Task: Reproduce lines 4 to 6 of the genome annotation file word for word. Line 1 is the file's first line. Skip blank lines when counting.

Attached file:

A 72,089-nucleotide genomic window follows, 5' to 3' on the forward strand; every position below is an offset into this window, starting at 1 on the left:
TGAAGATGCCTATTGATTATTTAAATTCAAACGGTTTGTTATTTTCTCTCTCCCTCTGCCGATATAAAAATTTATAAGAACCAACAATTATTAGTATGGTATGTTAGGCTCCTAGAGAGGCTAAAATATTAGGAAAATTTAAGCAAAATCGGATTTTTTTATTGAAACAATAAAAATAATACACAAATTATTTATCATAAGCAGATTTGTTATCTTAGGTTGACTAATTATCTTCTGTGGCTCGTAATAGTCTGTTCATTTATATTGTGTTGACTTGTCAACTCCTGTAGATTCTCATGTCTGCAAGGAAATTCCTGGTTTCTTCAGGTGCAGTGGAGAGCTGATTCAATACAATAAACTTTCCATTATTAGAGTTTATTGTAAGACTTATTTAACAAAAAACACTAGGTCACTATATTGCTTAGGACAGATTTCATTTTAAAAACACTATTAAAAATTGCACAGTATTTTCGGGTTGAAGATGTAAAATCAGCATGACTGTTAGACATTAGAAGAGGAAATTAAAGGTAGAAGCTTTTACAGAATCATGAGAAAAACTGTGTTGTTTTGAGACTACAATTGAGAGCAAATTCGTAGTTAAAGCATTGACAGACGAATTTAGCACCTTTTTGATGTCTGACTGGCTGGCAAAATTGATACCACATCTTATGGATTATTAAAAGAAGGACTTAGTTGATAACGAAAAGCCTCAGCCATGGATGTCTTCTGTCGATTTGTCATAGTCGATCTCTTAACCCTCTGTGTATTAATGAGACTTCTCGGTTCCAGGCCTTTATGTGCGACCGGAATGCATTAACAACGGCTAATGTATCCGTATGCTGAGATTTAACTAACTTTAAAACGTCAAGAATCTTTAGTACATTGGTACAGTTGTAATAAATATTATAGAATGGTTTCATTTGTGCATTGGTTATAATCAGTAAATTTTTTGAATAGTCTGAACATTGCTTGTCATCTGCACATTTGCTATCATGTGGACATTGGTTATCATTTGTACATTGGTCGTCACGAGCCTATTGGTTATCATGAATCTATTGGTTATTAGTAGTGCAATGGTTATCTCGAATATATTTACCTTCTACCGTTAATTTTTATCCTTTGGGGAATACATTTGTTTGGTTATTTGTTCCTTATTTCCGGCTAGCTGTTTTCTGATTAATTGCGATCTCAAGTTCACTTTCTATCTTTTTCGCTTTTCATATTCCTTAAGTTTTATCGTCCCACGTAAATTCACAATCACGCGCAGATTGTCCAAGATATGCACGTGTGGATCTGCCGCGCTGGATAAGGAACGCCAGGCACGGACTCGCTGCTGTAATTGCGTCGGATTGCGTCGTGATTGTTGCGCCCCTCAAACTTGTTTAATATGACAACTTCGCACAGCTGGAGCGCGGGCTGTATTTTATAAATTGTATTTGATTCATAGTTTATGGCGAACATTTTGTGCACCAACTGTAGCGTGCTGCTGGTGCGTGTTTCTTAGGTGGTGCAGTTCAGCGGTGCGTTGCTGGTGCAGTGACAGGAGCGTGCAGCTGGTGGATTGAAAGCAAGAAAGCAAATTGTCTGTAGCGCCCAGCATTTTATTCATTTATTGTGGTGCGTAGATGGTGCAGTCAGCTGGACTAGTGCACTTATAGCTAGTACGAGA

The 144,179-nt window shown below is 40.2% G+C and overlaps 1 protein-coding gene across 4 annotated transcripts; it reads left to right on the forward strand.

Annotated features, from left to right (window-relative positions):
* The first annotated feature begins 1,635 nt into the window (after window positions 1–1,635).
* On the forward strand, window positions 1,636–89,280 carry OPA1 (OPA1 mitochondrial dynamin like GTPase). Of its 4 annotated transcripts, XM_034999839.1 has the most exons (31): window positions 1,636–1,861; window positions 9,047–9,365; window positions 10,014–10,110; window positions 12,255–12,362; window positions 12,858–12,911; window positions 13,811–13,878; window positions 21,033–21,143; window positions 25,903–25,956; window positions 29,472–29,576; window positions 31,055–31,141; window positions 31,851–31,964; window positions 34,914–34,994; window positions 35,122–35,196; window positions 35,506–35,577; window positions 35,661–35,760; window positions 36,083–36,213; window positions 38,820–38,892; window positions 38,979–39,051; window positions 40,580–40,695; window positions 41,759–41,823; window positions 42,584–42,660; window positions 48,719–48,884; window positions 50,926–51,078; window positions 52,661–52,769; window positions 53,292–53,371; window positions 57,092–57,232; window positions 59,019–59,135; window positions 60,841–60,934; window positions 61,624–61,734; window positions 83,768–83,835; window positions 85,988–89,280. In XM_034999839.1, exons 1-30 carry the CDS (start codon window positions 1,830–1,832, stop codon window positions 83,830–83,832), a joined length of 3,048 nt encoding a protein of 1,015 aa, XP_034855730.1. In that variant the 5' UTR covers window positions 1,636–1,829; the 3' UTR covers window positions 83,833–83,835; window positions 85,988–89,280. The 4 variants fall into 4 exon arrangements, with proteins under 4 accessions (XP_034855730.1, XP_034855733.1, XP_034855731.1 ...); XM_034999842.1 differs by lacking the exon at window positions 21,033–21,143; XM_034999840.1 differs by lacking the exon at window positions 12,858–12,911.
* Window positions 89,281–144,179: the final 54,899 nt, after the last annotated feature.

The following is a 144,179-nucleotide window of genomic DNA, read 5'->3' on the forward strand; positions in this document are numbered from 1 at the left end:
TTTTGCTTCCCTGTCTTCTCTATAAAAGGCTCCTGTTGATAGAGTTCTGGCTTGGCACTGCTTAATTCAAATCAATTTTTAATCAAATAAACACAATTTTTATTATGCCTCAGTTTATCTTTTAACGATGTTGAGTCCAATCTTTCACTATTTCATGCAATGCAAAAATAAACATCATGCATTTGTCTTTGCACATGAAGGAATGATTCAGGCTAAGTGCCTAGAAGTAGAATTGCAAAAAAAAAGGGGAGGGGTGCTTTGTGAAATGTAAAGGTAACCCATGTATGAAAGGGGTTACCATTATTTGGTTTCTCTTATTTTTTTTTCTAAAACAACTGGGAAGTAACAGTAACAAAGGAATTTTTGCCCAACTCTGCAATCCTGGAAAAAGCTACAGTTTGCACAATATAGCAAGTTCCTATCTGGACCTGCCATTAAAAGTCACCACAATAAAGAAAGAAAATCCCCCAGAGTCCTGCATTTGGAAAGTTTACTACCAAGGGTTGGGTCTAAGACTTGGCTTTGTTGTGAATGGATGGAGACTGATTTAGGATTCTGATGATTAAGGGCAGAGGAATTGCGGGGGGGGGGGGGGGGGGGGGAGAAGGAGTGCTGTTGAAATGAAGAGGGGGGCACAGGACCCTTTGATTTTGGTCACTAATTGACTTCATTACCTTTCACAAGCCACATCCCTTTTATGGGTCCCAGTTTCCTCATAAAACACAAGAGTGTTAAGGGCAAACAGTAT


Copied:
Annotated features, from left to right (window-relative positions):
* The first annotated feature begins 1,635 nt into the window (after window positions 1–1,635).
* On the forward strand, window positions 1,636–89,280 carry OPA1 (OPA1 mitochondrial dynamin like GTPase). Of its 4 annotated transcripts, XM_034999839.1 has the most exons (31): window positions 1,636–1,861; window positions 9,047–9,365; window positions 10,014–10,110; window positions 12,255–12,362; window positions 12,858–12,911; window positions 13,811–13,878; window positions 21,033–21,143; window positions 25,903–25,956; window positions 29,472–29,576; window positions 31,055–31,141; window positions 31,851–31,964; window positions 34,914–34,994; window positions 35,122–35,196; window positions 35,506–35,577; window positions 35,661–35,760; window positions 36,083–36,213; window positions 38,820–38,892; window positions 38,979–39,051; window positions 40,580–40,695; window positions 41,759–41,823; window positions 42,584–42,660; window positions 48,719–48,884; window positions 50,926–51,078; window positions 52,661–52,769; window positions 53,292–53,371; window positions 57,092–57,232; window positions 59,019–59,135; window positions 60,841–60,934; window positions 61,624–61,734; window positions 83,768–83,835; window positions 85,988–89,280. In XM_034999839.1, exons 1-30 carry the CDS (start codon window positions 1,830–1,832, stop codon window positions 83,830–83,832), a joined length of 3,048 nt encoding a protein of 1,015 aa, XP_034855730.1. In that variant the 5' UTR covers window positions 1,636–1,829; the 3' UTR covers window positions 83,833–83,835; window positions 85,988–89,280. The 4 variants fall into 4 exon arrangements, with proteins under 4 accessions (XP_034855730.1, XP_034855733.1, XP_034855731.1 ...); XM_034999842.1 differs by lacking the exon at window positions 21,033–21,143; XM_034999840.1 differs by lacking the exon at window positions 12,858–12,911.